In 1965, President Lyndon Johnson launched the federal Head Start early-childhood education initiative. Greatly expanded in the 1980s, it has become one of the longest-running programs addressing systemic poverty in the United States. The Child Development Group of Mississippi (CDGM) was an early Head Start program, established that same year.
Mississippi in 1965 was the most racially violent, fiercely segregated and poorest state in America. The thousands of children and families who participated in CDGM’s Head Start program were black. Most lived in shacks and shanties in a desolate part of the state known as the Delta, covering more than 7,000 square miles. Their level of poverty was extreme—family incomes averaged $400 a year.
CDGM families lacked just about everything except courage and a fervent desire to better their lives. Despite enormous challenges, they organized CDGM Head Start centers throughout the Mississippi Delta, opening their doors to 12,000 children in dozens of counties—in just eight weeks.
Photographer Bob Fletcher—who spent much of the 1960s documenting the Civil Rights Movement in the American South—was there with his camera in that burgeoning time, to capture the establishment of CDGM and its early days in operation.
In February 2015, Fletcher’s photographs were exhibited at the Church of Scientology National Affairs Office in Washington, D.C., to commemorate Black History Month, and he has generously allowed a selection to be published in Freedom, in keeping with the Church’s commitment to promote human rights and celebrate those people who work to extend and preserve them.
Many children in the Mississippi Delta in 1965 were the grandchildren or great-grandchildren of slaves. They lived in wood cabins, without electricity or plumbing. Most families had no transportation, and lacked access to even basic health care. There were no preschools, no day care centers, and no public kindergartens.
CDGM centers were, in some ways, like all early Head Start centers—focused on bringing children together to play, eat nutritious food, and acclimate to a school environment. CDGM was special in that it addressed disempowerment. Its model was based on the notion that, beyond laying an academic foundation, preschool could have a profound impact on a child’s life by offering a structure in which young children could see their parents, with whom they were profoundly identified, become competent and confident—able to provide a happy, broadly enriching educational experience and initiate fundamental, positive change in the communities where they grew up.
So important was a major role for parents that the program relied absolutely on their participation. There would be no CDGM Head Start centers unless parents organized them. Mississippi Delta communities—most clusters of only 10 or 15 families—each had to form a committee to act as a school board, find and fix up a facility, enroll and document eligible children, and recruit staff—all with no guarantee of grant money.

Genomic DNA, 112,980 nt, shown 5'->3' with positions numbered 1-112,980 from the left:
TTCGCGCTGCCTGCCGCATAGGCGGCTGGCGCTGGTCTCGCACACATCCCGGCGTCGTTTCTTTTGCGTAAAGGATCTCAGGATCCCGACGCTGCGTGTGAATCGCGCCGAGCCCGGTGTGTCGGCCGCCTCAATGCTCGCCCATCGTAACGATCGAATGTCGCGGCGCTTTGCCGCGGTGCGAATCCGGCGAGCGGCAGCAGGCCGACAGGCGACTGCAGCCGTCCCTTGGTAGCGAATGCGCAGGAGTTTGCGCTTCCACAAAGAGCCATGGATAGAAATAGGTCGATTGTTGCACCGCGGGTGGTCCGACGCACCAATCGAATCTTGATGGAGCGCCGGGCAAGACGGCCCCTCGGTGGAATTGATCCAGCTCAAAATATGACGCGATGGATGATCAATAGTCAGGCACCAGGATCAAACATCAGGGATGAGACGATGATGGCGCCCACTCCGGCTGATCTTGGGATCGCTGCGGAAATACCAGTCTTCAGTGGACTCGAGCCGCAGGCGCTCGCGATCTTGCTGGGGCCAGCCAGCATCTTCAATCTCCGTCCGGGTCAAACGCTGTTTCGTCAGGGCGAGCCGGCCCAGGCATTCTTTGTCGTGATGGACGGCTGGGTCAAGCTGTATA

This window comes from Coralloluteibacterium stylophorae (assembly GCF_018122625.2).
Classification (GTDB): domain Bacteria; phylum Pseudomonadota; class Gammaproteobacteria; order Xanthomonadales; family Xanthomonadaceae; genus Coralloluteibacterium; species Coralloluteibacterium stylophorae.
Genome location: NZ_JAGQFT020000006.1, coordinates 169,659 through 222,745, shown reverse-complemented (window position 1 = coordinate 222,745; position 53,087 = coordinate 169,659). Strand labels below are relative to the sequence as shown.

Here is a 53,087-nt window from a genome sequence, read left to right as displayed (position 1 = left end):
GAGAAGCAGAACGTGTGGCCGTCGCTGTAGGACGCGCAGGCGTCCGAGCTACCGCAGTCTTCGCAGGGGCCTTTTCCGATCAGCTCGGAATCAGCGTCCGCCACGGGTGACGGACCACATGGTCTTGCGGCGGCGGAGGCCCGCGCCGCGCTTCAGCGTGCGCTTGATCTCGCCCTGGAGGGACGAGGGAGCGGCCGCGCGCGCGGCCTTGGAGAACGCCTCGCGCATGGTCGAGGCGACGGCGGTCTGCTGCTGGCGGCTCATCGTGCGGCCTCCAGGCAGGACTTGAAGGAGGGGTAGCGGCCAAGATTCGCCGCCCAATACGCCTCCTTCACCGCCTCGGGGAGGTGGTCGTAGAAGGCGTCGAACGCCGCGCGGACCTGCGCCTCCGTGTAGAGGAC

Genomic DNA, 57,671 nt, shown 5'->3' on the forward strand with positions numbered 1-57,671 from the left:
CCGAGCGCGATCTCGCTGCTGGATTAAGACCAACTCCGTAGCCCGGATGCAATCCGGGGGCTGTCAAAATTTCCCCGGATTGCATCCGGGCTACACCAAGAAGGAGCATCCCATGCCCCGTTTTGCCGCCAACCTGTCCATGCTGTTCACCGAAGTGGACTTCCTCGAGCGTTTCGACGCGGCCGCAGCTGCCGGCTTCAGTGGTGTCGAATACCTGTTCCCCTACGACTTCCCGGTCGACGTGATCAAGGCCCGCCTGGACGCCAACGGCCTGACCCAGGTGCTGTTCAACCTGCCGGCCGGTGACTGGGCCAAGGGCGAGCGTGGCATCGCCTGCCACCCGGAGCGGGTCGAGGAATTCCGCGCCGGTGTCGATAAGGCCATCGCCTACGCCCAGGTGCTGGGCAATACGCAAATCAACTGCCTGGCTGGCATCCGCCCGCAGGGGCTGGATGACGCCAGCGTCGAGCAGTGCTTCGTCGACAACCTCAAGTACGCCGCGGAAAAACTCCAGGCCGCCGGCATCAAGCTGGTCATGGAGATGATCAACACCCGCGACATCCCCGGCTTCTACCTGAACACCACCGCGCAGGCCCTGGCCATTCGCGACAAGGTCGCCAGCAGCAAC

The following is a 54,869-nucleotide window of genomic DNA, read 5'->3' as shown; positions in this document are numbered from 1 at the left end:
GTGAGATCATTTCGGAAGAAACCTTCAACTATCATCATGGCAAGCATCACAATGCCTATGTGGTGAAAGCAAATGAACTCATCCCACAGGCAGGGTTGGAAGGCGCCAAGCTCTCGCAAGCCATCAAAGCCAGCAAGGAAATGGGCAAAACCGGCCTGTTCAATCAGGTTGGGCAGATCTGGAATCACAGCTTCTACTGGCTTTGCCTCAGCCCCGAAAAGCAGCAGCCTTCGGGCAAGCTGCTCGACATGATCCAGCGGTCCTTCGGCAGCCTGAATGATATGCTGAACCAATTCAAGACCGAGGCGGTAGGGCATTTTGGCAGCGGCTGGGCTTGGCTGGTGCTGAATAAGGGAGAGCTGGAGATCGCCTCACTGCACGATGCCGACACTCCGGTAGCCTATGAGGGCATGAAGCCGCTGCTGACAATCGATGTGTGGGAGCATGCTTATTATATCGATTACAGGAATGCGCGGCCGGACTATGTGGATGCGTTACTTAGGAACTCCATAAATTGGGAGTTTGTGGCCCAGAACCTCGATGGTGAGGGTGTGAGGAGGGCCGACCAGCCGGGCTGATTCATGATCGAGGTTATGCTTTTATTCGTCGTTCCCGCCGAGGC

Once a CDGM center was funded, children participated in the program alongside their parents and neighbors—who were also learning. No trained teachers or early childhood development professionals worked in the classroom. Instead, a central staff with expertise in education and administration provided technical assistance to thousands of very-low-income parents, who implemented the preschool program for their own kids—and who could in turn function, within a year’s time, in that same mentor role.
It was a true grassroots movement.
Also at the core of the CDGM model—jobs.
CDGM employed hundreds of poor black adults who, alongside community volunteers, ran the Head Start programs. As a result, young people saw their parents become gainfully employed.
Children weren’t the only ones inspired. Several times when there were gaps between grants, residents of the Delta kept CDGM centers open and operating at full scale without funding—for as long as six months.
CDGM exemplified, perhaps more than any other early Head Start program, the realization of the federal initiative’s core aim: motivating low-income communities to activate volunteers from within, to work on their own behalf.
Just weeks after the first Head Start centers opened in the Delta in 1965, Mississippi’s white power structure launched a full-scale attack on CDGM. In response, the Mississippi Delta community rallied, lobbying support from liberal politicians, prominent early-childhood educators, the northern press and leaders of the Freedom Movement, including Martin Luther King Jr., the National Council of Churches and the AFL-CIO’s Citizens’ Crusade Against Poverty.
They kept their doors open.
CDGM is long remembered, but it would be short-lived. After continued, strong opposition from segregationist politicians and the local press, its federal Head Start funding was cut off in October 1967, after just two years.
But the spirit of CDGM—and its essential form and philosophy—survives to this day in descendant programs, such as the Friends of the Children of Mississippi, that have benefited hundreds of thousands of children.
CDGM is still cited as a model for community activists and organizers working to reach, inspire and positively impact lives.
The Child Development Group of Mississippi was an exercise in traditional democratic values—human rights, health care, education, opportunity, jobs and fair wages for everyone. Its greatest lesson, that impoverished and disempowered communities, with allies, can empower themselves.
Photographer Bob Fletcher, as much activist as chronicler, was a CDGM volunteer developing visual media used to educate and train Mississippi Delta parents who staffed the CDGM Head Start centers.
Fletcher (below in 2015) now lives in Clearwater, Florida, where he continues to take pictures and volunteer in the local community.